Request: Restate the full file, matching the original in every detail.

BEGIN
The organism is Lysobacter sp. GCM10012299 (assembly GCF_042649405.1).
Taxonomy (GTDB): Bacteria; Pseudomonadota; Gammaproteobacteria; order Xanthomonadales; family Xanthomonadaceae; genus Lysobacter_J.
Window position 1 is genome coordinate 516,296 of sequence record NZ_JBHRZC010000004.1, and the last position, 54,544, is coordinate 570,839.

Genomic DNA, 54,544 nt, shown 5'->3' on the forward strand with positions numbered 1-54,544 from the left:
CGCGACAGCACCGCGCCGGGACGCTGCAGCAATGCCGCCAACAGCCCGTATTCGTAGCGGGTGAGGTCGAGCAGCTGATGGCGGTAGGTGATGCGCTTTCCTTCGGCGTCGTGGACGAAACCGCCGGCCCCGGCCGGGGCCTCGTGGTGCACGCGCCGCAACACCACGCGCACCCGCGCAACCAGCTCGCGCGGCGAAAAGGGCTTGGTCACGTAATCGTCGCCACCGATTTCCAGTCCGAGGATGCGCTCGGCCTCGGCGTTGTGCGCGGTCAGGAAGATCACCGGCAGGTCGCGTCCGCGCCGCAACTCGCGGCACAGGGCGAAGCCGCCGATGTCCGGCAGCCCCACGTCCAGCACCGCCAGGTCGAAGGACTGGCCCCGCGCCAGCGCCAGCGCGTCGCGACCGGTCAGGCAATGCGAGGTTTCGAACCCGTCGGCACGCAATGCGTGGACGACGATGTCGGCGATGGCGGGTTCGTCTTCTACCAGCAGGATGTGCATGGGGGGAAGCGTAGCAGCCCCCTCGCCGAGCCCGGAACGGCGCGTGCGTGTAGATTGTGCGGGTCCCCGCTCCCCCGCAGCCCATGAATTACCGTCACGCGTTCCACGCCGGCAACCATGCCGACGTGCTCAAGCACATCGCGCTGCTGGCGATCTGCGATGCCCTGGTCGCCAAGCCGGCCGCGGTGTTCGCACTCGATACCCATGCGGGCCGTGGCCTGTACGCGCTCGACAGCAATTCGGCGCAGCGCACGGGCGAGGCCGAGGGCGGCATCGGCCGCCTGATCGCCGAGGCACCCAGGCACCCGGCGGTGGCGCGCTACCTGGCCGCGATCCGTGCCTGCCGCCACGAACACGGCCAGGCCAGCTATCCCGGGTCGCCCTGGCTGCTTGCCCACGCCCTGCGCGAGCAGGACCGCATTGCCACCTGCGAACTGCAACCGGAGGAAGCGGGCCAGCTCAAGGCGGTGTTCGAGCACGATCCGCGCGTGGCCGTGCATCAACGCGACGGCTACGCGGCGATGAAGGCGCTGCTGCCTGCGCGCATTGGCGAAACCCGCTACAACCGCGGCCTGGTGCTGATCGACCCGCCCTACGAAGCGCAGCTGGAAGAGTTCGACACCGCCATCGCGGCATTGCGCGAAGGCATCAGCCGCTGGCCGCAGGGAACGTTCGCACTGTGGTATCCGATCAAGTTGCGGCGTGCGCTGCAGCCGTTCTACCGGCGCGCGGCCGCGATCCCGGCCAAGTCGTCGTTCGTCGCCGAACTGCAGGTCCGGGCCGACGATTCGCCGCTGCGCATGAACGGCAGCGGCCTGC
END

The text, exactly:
The organism is Lysobacter sp. GCM10012299 (assembly GCF_042649405.1).
Taxonomy (GTDB): Bacteria; Pseudomonadota; Gammaproteobacteria; order Xanthomonadales; family Xanthomonadaceae; genus Lysobacter_J.
Window position 1 is genome coordinate 516,296 of sequence record NZ_JBHRZC010000004.1, and the last position, 54,544, is coordinate 570,839.

Genomic DNA, 54,544 nt, shown 5'->3' on the forward strand with positions numbered 1-54,544 from the left:
CGCGACAGCACCGCGCCGGGACGCTGCAGCAATGCCGCCAACAGCCCGTATTCGTAGCGGGTGAGGTCGAGCAGCTGATGGCGGTAGGTGATGCGCTTTCCTTCGGCGTCGTGGACGAAACCGCCGGCCCCGGCCGGGGCCTCGTGGTGCACGCGCCGCAACACCACGCGCACCCGCGCAACCAGCTCGCGCGGCGAAAAGGGCTTGGTCACGTAATCGTCGCCACCGATTTCCAGTCCGAGGATGCGCTCGGCCTCGGCGTTGTGCGCGGTCAGGAAGATCACCGGCAGGTCGCGTCCGCGCCGCAACTCGCGGCACAGGGCGAAGCCGCCGATGTCCGGCAGCCCCACGTCCAGCACCGCCAGGTCGAAGGACTGGCCCCGCGCCAGCGCCAGCGCGTCGCGACCGGTCAGGCAATGCGAGGTTTCGAACCCGTCGGCACGCAATGCGTGGACGACGATGTCGGCGATGGCGGGTTCGTCTTCTACCAGCAGGATGTGCATGGGGGGAAGCGTAGCAGCCCCCTCGCCGAGCCCGGAACGGCGCGTGCGTGTAGATTGTGCGGGTCCCCGCTCCCCCGCAGCCCATGAATTACCGTCACGCGTTCCACGCCGGCAACCATGCCGACGTGCTCAAGCACATCGCGCTGCTGGCGATCTGCGATGCCCTGGTCGCCAAGCCGGCCGCGGTGTTCGCACTCGATACCCATGCGGGCCGTGGCCTGTACGCGCTCGACAGCAATTCGGCGCAGCGCACGGGCGAGGCCGAGGGCGGCATCGGCCGCCTGATCGCCGAGGCACCCAGGCACCCGGCGGTGGCGCGCTACCTGGCCGCGATCCGTGCCTGCCGCCACGAACACGGCCAGGCCAGCTATCCCGGGTCGCCCTGGCTGCTTGCCCACGCCCTGCGCGAGCAGGACCGCATTGCCACCTGCGAACTGCAACCGGAGGAAGCGGGCCAGCTCAAGGCGGTGTTCGAGCACGATCCGCGCGTGGCCGTGCATCAACGCGACGGCTACGCGGCGATGAAGGCGCTGCTGCCTGCGCGCATTGGCGAAACCCGCTACAACCGCGGCCTGGTGCTGATCGACCCGCCCTACGAAGCGCAGCTGGAAGAGTTCGACACCGCCATCGCGGCATTGCGCGAAGGCATCAGCCGCTGGCCGCAGGGAACGTTCGCACTGTGGTATCCGATCAAGTTGCGGCGTGCGCTGCAGCCGTTCTACCGGCGCGCGGCCGCGATCCCGGCCAAGTCGTCGTTCGTCGCCGAACTGCAGGTCCGGGCCGACGATTCGCCGCTGCGCATGAACGGCAGCGGCCTGC